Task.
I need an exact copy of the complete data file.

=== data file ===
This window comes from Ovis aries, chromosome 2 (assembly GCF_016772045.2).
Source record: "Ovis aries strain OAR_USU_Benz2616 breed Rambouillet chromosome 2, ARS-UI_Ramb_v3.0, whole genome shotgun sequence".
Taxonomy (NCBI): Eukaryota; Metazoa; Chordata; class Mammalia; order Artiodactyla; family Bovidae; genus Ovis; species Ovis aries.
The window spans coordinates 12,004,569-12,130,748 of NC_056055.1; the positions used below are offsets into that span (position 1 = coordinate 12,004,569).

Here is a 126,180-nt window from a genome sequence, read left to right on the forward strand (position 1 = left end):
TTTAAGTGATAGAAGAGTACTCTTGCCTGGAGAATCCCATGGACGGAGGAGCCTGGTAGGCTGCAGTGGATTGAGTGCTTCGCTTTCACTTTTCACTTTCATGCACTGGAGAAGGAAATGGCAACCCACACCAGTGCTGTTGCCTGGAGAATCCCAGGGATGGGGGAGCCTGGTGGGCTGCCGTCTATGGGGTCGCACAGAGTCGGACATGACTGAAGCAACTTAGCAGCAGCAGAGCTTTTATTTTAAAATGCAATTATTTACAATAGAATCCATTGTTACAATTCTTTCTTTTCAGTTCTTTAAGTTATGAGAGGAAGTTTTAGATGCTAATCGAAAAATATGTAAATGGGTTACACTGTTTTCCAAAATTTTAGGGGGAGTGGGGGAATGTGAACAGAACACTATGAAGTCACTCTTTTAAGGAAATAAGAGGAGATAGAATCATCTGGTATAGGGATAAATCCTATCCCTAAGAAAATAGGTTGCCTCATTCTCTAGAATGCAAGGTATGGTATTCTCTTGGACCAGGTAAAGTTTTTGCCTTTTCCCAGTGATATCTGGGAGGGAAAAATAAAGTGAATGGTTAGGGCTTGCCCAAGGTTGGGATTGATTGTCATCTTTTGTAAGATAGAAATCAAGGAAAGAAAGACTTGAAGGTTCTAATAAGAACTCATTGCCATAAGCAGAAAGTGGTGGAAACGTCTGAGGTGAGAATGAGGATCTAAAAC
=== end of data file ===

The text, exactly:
This window comes from Ovis aries, chromosome 2 (assembly GCF_016772045.2).
Source record: "Ovis aries strain OAR_USU_Benz2616 breed Rambouillet chromosome 2, ARS-UI_Ramb_v3.0, whole genome shotgun sequence".
Taxonomy (NCBI): Eukaryota; Metazoa; Chordata; class Mammalia; order Artiodactyla; family Bovidae; genus Ovis; species Ovis aries.
The window spans coordinates 12,004,569-12,130,748 of NC_056055.1; the positions used below are offsets into that span (position 1 = coordinate 12,004,569).

Here is a 126,180-nt window from a genome sequence, read left to right on the forward strand (position 1 = left end):
TTTAAGTGATAGAAGAGTACTCTTGCCTGGAGAATCCCATGGACGGAGGAGCCTGGTAGGCTGCAGTGGATTGAGTGCTTCGCTTTCACTTTTCACTTTCATGCACTGGAGAAGGAAATGGCAACCCACACCAGTGCTGTTGCCTGGAGAATCCCAGGGATGGGGGAGCCTGGTGGGCTGCCGTCTATGGGGTCGCACAGAGTCGGACATGACTGAAGCAACTTAGCAGCAGCAGAGCTTTTATTTTAAAATGCAATTATTTACAATAGAATCCATTGTTACAATTCTTTCTTTTCAGTTCTTTAAGTTATGAGAGGAAGTTTTAGATGCTAATCGAAAAATATGTAAATGGGTTACACTGTTTTCCAAAATTTTAGGGGGAGTGGGGGAATGTGAACAGAACACTATGAAGTCACTCTTTTAAGGAAATAAGAGGAGATAGAATCATCTGGTATAGGGATAAATCCTATCCCTAAGAAAATAGGTTGCCTCATTCTCTAGAATGCAAGGTATGGTATTCTCTTGGACCAGGTAAAGTTTTTGCCTTTTCCCAGTGATATCTGGGAGGGAAAAATAAAGTGAATGGTTAGGGCTTGCCCAAGGTTGGGATTGATTGTCATCTTTTGTAAGATAGAAATCAAGGAAAGAAAGACTTGAAGGTTCTAATAAGAACTCATTGCCATAAGCAGAAAGTGGTGGAAACGTCTGAGGTGAGAATGAGGATCTAAAAC